Tuesday, April 1, 2014

Noah, Jesus And Imprisoned Spirits

Biblegems #181
Question: What does it mean in First Peter 3: 18-19 where it says that Jesus preached to imprisoned spirits between His crucifixion and resurrection? Who are “the spirits,” and what did He preach?

Here is the passage:
         1Pet. 3:18-20a For Christ died for sins once for all, the righteous for the unrighteous, to bring you to God. He was put to death in the body but made alive by the Spirit, through whom also he went and preached to the spirits in prison who disobeyed long ago when God waited patiently in the days of Noah while the ark was being built.

Peter writes of a very specific group of spirits who “disobeyed” during the days of Noah. When Scripture uses the term “spirit” of people it typically makes the connection clear, such as “spirits of the dead” (Prov. 2:18) or “spirits of all mankind” (Num. 27:16). Otherwise, “spirits” by itself refers to angelic or demonic spirits. It is such spirit beings Peter speaks of here.

The word translated “disobeyed” is very forceful in the original. It means to willfully refuse to obey. Does the Scripture anywhere else refer to a group of spiritual beings who willfully, intentionally disobeyed God in Noah’s day?

         Jude 6 And the angels who did not keep their positions of authority but abandoned their own home—these he has kept in darkness, bound with everlasting chains for judgment on the great Day.

These spirits intentionally left “their positions of authority”—they abandoned their angelic roles in heaven. Jude seems to be referring here to an episode recorded in Genesis, just before God instructed Noah to build the ark, where angels took on human form and had intercourse with human women, resulting in offspring known as the Nephilim.
         Gen. 6:1-4 When men began to increase in number on the earth and daughters were born to them, the sons of God saw that the daughters of men were beautiful, and they married any of them they chose. …The Nephilim were on the earth in those days—and also afterward—when the sons of God went to the daughters of men and had children by them. They were the heroes of old, men of renown.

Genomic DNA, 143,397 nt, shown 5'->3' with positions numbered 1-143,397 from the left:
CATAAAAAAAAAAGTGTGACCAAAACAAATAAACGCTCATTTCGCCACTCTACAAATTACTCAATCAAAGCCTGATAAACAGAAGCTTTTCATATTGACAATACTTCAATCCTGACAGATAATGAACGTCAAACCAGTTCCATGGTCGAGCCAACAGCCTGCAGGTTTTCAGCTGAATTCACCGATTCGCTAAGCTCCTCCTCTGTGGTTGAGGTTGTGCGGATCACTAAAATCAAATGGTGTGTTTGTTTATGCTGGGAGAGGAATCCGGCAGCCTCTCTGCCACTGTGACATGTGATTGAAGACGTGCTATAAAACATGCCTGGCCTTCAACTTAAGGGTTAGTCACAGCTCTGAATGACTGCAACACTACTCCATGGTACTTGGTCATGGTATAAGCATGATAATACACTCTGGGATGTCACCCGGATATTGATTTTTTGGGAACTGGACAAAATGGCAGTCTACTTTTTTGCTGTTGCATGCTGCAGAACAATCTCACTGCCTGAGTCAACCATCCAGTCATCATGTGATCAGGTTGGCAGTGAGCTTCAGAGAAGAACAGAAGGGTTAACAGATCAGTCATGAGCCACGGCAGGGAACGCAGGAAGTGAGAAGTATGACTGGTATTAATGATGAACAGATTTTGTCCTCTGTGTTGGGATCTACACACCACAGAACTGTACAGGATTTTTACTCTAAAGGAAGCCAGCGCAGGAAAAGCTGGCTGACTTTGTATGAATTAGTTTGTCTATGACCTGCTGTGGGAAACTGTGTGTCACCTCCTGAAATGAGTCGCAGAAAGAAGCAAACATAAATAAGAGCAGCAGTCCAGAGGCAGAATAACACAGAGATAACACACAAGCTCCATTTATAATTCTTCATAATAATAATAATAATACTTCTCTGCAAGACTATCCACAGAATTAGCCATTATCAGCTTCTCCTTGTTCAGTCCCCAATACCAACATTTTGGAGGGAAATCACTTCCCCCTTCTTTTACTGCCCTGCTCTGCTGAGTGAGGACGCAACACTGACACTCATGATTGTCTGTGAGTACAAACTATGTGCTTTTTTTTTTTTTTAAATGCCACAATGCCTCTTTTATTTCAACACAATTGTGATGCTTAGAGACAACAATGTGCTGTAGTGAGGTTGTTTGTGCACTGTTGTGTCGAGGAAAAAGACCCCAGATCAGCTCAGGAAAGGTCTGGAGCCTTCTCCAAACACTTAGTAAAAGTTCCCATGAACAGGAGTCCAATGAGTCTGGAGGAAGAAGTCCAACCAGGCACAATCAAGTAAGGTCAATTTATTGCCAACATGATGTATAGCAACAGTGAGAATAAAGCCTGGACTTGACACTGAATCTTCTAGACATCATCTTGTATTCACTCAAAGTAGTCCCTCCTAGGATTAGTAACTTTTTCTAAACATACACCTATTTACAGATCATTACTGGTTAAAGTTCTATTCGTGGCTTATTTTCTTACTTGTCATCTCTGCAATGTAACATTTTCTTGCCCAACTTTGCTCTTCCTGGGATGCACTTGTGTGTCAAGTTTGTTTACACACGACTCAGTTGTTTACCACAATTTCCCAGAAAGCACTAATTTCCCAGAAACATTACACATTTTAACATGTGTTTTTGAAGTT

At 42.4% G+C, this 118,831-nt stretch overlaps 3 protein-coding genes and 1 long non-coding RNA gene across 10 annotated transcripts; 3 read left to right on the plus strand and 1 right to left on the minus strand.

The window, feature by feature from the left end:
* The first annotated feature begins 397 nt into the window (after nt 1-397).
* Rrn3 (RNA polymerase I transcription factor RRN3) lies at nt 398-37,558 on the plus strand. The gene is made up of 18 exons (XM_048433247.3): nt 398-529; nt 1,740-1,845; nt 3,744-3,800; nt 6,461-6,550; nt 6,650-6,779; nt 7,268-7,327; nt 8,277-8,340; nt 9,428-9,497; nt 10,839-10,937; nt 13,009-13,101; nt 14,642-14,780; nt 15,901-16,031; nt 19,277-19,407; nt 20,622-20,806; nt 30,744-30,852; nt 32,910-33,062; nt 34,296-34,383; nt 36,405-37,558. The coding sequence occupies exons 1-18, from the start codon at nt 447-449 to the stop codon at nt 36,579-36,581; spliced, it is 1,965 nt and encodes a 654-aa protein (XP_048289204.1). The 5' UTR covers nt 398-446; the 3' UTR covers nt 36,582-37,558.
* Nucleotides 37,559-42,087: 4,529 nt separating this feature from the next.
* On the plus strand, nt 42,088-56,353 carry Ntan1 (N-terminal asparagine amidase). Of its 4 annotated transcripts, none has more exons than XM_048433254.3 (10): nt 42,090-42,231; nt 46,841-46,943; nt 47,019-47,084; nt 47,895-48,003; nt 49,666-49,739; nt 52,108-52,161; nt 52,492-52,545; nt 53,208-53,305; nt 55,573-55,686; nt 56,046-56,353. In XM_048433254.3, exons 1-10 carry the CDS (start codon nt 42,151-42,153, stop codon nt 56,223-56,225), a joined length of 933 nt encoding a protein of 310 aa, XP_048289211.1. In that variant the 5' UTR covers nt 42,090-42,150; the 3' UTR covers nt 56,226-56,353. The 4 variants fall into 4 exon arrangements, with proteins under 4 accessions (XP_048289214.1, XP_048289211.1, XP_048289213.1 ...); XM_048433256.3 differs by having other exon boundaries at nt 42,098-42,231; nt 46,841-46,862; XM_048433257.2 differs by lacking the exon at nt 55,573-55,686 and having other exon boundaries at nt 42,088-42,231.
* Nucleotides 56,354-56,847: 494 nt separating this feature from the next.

While some think the “sons of God” in the passage refer to either the descendants of Seth or else to royalty, the fact is that “sons of God” is used in the Bible exclusively of angels (Job 1; #8:7; Ps. 29:1; 89:7). The clear, face value meaning of the text indicates angels. The further fact that the women involved clearly knew they were consorting with angelic beings, violating God’s purpose for human sexuality and altering the very fabric of the human race, adds further insight into God’s judgment upon mankind through the Flood.

These angels, who fit the description in 1 Peter of spirits who disobeyed in the days of Noah, were imprisoned, awaiting the Final Judgment (Jude 6; Rev. 20:11-15). When Jesus was physically dead in the tomb but “made alive by the Spirit” he “preached” to these imprisoned spirits (1Pet. 3:18-19). “Preached” (Gk. ekeruxen) means “proclaimed”—Jesus’ announcement of victory from the cross (Jn. 19:30)—“It is finished!”


  1. So how did they respond?

  2. Thank you for your follow up question, "So how did they (the disobedient angels) respond?"

    Jesus' proclamation of victory was not an invitation to respond. Rather, His victory over sin, and over the spiritual powers of evil in the spiritual realm, was equally an announcement of their defeat. No response necessary!